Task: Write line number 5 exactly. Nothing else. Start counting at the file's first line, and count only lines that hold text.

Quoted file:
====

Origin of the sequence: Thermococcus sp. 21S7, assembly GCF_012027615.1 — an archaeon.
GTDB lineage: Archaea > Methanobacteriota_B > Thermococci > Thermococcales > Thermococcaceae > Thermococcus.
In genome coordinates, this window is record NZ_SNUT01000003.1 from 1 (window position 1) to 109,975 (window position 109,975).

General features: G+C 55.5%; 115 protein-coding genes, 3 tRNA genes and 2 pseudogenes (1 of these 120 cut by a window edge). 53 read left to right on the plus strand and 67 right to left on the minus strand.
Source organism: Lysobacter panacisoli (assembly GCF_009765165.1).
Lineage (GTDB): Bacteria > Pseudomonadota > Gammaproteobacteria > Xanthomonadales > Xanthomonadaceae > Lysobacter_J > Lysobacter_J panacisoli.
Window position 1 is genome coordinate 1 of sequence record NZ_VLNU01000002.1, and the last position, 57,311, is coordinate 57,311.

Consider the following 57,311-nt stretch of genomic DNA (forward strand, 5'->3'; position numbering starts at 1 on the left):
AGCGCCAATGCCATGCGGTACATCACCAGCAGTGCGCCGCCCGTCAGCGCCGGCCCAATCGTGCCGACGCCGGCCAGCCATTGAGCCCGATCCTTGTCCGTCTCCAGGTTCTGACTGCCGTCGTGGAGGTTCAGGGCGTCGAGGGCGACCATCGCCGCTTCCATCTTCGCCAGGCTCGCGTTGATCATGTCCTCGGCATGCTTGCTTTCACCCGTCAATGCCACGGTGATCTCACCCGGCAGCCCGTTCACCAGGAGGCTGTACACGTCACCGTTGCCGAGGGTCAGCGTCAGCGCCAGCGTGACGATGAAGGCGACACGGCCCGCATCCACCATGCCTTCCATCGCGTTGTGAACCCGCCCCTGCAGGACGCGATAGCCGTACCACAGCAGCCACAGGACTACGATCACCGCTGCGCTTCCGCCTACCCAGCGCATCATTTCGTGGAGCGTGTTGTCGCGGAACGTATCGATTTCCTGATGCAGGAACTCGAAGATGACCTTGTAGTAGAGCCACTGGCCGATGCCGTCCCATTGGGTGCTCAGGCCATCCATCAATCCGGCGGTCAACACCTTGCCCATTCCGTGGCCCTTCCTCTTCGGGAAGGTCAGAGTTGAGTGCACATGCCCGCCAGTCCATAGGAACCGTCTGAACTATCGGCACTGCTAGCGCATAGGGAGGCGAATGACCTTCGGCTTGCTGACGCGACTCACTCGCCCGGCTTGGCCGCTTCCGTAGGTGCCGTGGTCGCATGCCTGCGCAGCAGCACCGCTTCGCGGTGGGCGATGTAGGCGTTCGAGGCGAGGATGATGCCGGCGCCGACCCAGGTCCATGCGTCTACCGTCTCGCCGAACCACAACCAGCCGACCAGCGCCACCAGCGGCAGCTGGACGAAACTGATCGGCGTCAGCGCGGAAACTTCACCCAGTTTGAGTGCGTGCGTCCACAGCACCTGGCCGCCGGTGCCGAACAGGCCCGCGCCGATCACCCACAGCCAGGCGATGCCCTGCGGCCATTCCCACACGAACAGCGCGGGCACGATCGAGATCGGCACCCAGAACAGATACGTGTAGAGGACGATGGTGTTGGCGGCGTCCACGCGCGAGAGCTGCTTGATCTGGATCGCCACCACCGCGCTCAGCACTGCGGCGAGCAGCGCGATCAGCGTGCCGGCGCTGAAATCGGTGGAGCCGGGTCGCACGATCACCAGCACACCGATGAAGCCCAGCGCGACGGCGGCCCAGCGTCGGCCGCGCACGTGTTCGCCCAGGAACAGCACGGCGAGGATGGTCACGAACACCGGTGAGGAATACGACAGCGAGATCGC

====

Source organism: Lysobacter panacisoli (assembly GCF_009765165.1).